Each year, the Department of Chemistry & Chemical Biology hosts an event to celebrate the academic achievements of our undergraduate students. This year’s event was held on April 28, 2023 in the Chemistry and Chemical Biology Building. The program included a poster session, awards ceremony and a talk by Dr. Gordana Dukovic from the University of Colorado Boulder.
Gordana Dukovic is a professor of chemistry and materials science and engineering and a fellow and associate director of the Renewable and Sustainable Energy Institute at the University of Colorado Boulder. Her research focuses on structure, excited state properties, and light-driven chemistry of nanoscale materials. She is a graduate of Douglass College at Rutgers University. She received a PhD in chemistry from Columbia University and carried out postdoctoral research at the University of California Berkeley. She has received the NSF CAREER Award, and was Below is the abstract from Dr. Dukovic's talk:
“Excited State Properties and Light-Driven Chemistry of Semiconductor Nanocrystals”
Colloidal semiconductor nanocrystals are remarkably versatile materials with highly tunable electronic structure, optical spectra, and surface properties. My research group works on the photophysics and photochemistry of nanoscale semiconductors with an emphasis on light-driven processes involved in multi-electron redox reactions relevant for renewable and sustainable chemical transformations. In this talk, I will focus on using nanocrystals to convert the energy of solar photons into new chemical bonds to create products such as solar fuels and organic compounds. The talk will combine multiple areas of chemistry including inorganic synthesis, time-resolved spectroscopy, kinetics, and enzyme catalysis.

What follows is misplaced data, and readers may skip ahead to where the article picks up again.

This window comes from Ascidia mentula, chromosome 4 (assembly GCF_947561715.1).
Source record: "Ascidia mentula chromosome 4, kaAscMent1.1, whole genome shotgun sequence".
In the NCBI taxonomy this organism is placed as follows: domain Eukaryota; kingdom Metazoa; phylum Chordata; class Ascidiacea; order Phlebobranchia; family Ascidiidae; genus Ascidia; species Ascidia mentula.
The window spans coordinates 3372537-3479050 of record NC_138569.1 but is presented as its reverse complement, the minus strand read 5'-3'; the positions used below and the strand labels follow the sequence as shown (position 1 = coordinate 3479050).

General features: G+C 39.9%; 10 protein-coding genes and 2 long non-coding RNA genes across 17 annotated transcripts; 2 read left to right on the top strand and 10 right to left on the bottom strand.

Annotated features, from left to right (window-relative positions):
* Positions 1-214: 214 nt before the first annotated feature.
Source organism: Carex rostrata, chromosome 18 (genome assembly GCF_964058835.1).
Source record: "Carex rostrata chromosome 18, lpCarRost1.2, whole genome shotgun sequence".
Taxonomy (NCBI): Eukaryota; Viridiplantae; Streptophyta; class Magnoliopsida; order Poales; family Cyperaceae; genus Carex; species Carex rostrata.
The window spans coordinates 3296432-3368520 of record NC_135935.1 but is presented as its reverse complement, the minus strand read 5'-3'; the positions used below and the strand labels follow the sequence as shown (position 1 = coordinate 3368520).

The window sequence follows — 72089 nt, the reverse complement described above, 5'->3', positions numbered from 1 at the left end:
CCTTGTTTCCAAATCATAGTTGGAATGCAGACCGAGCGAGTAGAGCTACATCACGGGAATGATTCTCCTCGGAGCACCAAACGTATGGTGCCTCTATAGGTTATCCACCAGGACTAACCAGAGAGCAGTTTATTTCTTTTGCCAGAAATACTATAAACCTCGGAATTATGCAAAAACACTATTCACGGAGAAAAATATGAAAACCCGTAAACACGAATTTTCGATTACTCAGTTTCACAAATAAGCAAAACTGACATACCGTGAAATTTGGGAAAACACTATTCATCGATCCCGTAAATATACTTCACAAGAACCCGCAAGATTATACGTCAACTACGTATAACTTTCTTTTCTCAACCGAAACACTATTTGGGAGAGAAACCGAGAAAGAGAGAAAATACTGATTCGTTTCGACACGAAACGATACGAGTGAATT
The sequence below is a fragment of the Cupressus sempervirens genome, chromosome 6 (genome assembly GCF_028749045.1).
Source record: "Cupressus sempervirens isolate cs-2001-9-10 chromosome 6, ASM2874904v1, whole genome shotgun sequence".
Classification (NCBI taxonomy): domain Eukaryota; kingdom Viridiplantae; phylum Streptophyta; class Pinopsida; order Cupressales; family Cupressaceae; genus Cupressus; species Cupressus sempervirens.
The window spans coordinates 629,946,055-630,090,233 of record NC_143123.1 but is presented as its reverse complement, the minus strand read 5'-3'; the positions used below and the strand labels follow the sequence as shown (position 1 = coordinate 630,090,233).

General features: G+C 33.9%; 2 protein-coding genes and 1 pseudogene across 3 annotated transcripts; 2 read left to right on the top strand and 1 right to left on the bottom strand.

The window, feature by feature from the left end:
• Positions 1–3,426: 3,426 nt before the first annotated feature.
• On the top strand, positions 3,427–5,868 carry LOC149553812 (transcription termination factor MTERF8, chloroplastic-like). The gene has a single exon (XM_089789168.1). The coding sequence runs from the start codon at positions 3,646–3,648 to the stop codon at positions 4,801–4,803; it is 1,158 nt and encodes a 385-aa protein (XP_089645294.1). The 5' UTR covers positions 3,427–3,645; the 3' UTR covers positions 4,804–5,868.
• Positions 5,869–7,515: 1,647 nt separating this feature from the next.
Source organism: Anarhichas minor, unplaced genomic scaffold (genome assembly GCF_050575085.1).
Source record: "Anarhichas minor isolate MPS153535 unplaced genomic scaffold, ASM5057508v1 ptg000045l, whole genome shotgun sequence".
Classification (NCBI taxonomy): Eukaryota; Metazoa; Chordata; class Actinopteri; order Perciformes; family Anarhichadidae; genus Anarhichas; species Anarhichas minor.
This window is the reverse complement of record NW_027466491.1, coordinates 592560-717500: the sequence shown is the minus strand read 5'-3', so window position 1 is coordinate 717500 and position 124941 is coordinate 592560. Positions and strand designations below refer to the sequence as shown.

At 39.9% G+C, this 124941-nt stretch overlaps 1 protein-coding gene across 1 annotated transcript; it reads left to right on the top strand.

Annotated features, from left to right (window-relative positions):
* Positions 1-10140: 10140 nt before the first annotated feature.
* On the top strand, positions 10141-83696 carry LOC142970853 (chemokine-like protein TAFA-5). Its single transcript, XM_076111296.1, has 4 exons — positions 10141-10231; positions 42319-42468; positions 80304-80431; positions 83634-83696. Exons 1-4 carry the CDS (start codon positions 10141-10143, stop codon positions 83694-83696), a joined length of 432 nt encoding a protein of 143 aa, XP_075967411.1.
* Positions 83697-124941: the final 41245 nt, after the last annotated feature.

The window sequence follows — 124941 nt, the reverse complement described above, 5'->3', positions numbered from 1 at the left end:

This event is in loving memory of Jean Wilson Day, who received her Ph.D. from Rutgers in 1965, having done research on polyphosphates under supervision of Professor Ulrich Strauss. That same year she joined the staff of the school of Chemistry as instructor of general chemistry and was promoted to Assistant Professor in 1968. She was an extremely enthusiastic teacher, and cared deeply about her students. She taught with great enthusiasm and organized special classes for the slow learners. Jean was also profoundly concerned about environmental pollution and sparked an interest among her colleagues and students seeking remedies.
After her untimely death in 1971, the Department chose to honor Jean’s memory by establishing a lectureship designed to attract undergraduates. As an enduring tribute to her generous spirit, Dr. Jim Savage, along with fellow classmates from Rutgers Class of 1971, formally announced the establishment of the Dr. Jean Wilson Day Memorial Scholarship on May 14, 2011.